Will Smith slapping Chris Rock during Sunday night’s Oscars ceremony shows why Apple should go back to doing live events.
No, not because we need to see deranged audience members assaulting Apple execs onstage. However, the mere possibility that something can go seriously sideways gives live events an undeniable advantage over the type of canned productions Apple began cranking out during the COVID-19 pandemic.
I’m sure this goes against Cupertino’s deeply ingrained cultural bias toward controlling absolutely everything within its power. But if Apple doesn’t get back to putting on live events, its product launches will drift deeper into the uncanny territory of the overproduced infomercial. That’s boring — and it’s bad for both Apple and Apple fans.
Apple virtual events
Ever since 2020’s Worldwide Developers Conference, which went virtual for the first time due to the pandemic, Apple has eschewed in-person events. Over the course of several product launches (and a second virtual WWDC), Apple showed off its considerable marketing skills, its razor-honed messaging and its increasing Hollywood-style stagecraft.
These events produced many memorable bits — remember Tim Cook’s star turn as a spy breaking into Apple headquarters? We even argued at the time that Apple should never go back to live keynotes.
Still, the act is starting to get old. And last night’s Oscars ceremony reminded the world that live events offer something that taped productions simply can’t: the surprise of the totally unexpected and uncontrollable.
Will Smith slaps Chris Rock
When Smith slapped Rock on live TV — apparently enraged over the comedian’s joke about his wife Jada Pinkett Smith’s hair — it generated the type of buzz the Academy Awards ceremony consistently failed to achieve in recent years.
The aggressive outburst, and Rock’s astonishingly composed reaction to being assaulted onstage, totally stole the spotlight. How many people realize that Smith went on to win the Oscar for best actor? Or know that Apple TV+ movie CODA won best picture?
Compared to the number of people enthralled and appalled by Smith’s slapdown, those numbers must be minuscule. ABC’s ham-handed bleeping of the live show naturally proved no match for Twitter’s capacity for delivering uncensored versions of the confrontation. (Both Will Smith and “The Slap” trended Monday.) And the resulting memes made browsing Twitter on Monday more than amusing.
— GQ Magazine (@GQMagazine) March 28, 2022
Live events are worth the risk
I suppose you could argue that the incident’s notoriety, and the fact that it’s all anybody is talking about with regard to the Oscars, is a solid reason why Apple should not return to live-streaming its events. After all, who wants a weird screwup or a spectator’s rude outburst to steal the thunder of the next iPhone unveiling?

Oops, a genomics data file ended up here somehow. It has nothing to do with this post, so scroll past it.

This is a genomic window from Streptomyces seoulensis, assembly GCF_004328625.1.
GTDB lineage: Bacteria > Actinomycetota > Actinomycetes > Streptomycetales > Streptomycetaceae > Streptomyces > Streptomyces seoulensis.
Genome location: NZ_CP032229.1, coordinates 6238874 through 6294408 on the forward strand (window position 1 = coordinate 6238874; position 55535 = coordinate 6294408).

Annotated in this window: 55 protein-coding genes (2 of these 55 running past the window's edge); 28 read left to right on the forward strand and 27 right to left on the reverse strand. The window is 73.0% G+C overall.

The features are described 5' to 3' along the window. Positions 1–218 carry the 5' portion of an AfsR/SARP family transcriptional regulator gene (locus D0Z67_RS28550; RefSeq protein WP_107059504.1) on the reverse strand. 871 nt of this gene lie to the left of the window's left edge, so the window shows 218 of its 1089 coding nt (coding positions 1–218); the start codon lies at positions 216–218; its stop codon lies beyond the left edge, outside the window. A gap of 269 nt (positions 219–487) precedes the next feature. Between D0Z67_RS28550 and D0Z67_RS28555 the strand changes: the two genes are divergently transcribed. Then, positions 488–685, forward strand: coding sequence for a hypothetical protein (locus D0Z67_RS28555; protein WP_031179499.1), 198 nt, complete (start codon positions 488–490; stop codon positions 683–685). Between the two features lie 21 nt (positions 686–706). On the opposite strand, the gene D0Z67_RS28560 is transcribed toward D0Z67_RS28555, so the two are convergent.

Steve Jobs’ infamous meltdown at WWDC 2010 over glitches during the keynote serves as a sober reminder that not all onstage excitement is magical. And 2014’s “largest album release of all time” for U2’s Songs of Innocence turned into its own kind of Apple debacle.
But really, live events are a gamble Apple should be willing to take. The company can still wow us with it’s incredibly well-produced video segments. And surprising new hardware like the Mac Studio and Studio Display, which made quite a splash during last month’s “Peek Performance” event, will always break through the noise. At least in the all-important tech media.
But if Apple wants it streaming events to remain vital, it needs to restore the live element as soon as public health concerns make that feasible.
— LORRAKON (@LORRAKON) March 28, 2022
Restore the human factor
Apple events are meant to be entertaining, after all, even as they inform us of the company’s next big thing(s). And what keeps things entertaining? The possibility of a little something an old TV show called Wide World of Sports used to call “the thrill of victory and the agony of defeat.”
It’s that tension between knowing exactly how things will work out, versus the unplanned excitement introduced by the foibles of the human factor.
It’s the difference between watching a live concert and streaming a taped performance. Between hearing a leader’s powerful unscripted comments delivered to a rapt crowd, or listening to a speech delivered alone on a soundstage. Between boring infomercials, and what can rightly be labeled an “event.”
We don’t need something outright crazy like The Slap to liven things up. Even if it’s just live shots of influencers, journalists and other VIPs reacting to whatever Tim Cook and Co. show off, a live presentation adds a certain spice that keeps things interesting.
At Cult of Mac, we’ll always be watching Apple events — it’s what we do. But if Apple wants the rest of world to keep tuning in, it needs to reinsert that human element. It needs to go back to producing live events, no matter how unpredictable they might be.
Just don’t invite Will Smith.